As we leave the restaurant I catch the gal’s eye, and give her a small smile and a quick single nod, which she returns. Hail fellow, well met. I have to hope my dad found his solidarities along his way. From the tales he’s told, he did. To my enormous gratitude he also found my mother, who loved us both, in spite of our masculinities. Or lack thereof, as the case may be.

* Judith Halberstam’s work Female Masculinity brought this topic book-length treatment; informative review of it here in Jolique; interview with her about it here in Genders. Strap yourself in, though: the interview is jam-packed with 25-cent vocabulary words comprehensible only to advanced, upper division students of genderology. The interviewer’s first question is enough to send the cynic into an anti-intellectual tizzy-fit. Persevere if you dare.

Extra credit reading: George Saunders’ sparklingly brilliant gem of comic satire “My Amendment.”

8 thoughts on “That boy in the blue sweater is a girl”

  1. Several things.
    1. LOVED: “before one hauled the marlin to end all marlins up onto the deck of life. Said marlin now being the mother of one’s children.” And the shift in perspective from the competitive young bucks to the nod of respect. LOVE your writing and description.

    2. I’m an economist, so ALL of this stuff is extra reading to me (I JUST got Halberstam’s book on recommendation from a cultural theorist friend and am quickly flying into that anti-intellectual tizzy fit you describe. I’ll take the dizzying math of econ over those $0.25 words you describe any day. It is sitting NEXT to the much simpler Making Globalization Work by Stiglitz on the bedstand.).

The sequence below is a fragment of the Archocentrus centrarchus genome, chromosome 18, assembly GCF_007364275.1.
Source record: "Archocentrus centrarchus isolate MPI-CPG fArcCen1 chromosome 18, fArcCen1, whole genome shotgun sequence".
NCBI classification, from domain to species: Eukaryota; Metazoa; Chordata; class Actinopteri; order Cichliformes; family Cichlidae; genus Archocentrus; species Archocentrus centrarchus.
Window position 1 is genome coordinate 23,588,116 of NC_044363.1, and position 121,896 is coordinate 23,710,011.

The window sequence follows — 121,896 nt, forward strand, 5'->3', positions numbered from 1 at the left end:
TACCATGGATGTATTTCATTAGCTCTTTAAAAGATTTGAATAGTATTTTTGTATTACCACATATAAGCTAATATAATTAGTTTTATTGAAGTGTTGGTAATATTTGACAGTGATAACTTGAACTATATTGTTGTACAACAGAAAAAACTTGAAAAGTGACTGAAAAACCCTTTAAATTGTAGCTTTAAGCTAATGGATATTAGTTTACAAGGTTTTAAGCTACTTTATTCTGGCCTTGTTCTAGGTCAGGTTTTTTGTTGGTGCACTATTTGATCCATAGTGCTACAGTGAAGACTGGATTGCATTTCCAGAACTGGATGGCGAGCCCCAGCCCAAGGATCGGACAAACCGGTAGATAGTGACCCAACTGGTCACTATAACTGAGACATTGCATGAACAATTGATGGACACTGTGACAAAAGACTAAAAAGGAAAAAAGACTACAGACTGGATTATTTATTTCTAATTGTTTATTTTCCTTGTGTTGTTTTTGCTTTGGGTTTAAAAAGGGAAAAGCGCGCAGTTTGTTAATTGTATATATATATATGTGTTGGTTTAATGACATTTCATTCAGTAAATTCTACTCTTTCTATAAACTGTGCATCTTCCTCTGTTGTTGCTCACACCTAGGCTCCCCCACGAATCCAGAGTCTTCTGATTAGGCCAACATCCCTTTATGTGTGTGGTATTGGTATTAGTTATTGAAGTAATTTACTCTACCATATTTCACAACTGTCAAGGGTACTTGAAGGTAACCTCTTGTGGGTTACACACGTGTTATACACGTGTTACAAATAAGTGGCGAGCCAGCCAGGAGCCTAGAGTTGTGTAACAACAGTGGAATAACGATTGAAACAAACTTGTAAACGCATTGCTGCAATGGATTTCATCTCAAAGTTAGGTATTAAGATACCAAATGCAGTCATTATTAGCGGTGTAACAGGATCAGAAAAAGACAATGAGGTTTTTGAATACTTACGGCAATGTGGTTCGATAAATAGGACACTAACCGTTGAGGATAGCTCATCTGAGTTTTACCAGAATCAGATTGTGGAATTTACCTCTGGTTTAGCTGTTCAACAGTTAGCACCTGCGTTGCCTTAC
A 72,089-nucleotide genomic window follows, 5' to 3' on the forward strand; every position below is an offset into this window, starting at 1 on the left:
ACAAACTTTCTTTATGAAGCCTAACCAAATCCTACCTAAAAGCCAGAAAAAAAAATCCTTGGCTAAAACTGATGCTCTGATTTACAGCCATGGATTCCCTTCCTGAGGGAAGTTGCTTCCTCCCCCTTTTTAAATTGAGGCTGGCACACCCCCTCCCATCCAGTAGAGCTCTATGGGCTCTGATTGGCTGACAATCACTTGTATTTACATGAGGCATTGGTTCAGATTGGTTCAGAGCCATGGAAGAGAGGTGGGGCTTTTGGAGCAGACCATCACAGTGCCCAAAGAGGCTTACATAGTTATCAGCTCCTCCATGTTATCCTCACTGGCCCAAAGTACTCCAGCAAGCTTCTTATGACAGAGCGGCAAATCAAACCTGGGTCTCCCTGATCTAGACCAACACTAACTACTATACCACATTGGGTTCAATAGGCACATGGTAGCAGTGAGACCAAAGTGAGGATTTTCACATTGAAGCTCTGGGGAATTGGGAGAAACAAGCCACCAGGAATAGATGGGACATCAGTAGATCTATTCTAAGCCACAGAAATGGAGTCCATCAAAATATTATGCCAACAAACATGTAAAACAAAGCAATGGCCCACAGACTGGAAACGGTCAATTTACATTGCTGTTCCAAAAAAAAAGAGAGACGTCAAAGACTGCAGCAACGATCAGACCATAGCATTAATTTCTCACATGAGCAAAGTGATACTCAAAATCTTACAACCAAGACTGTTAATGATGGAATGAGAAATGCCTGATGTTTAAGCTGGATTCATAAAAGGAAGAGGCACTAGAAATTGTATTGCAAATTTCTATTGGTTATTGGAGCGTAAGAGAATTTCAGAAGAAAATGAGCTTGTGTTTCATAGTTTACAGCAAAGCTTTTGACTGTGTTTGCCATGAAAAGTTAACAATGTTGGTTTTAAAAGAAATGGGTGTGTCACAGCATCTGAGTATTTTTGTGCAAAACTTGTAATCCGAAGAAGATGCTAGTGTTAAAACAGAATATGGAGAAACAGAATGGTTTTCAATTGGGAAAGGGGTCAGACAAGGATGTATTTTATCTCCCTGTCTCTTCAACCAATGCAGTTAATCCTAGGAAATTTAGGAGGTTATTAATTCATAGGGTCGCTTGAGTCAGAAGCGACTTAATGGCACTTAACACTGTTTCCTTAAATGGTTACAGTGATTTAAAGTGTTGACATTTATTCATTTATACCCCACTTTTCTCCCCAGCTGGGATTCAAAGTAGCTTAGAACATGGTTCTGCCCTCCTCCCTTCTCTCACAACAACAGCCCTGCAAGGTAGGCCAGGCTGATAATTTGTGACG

3. I loved your depiction of the gender continuum. I regularly draw something similar on the white board to my “women in the US economy course” — except I have two “normal curves” (my math background shows through) that overlap in the middle (I expect my students to take my living example of a more masculine woman among all of the scantily-clad college coeds in the room) with the extreme-masculine men and the extreme-feminine women in the opposite tails of the two overlapping curves. This leads to a great economic discussion of ‘women’s jobs’ and ‘mens’ jobs’. . . . Should women be banned from becoming prison guards? Fascinating stuff. Interestingly, the students are either sleeping, or they take the notion of the gender continuum as obvious. As they should (in either case).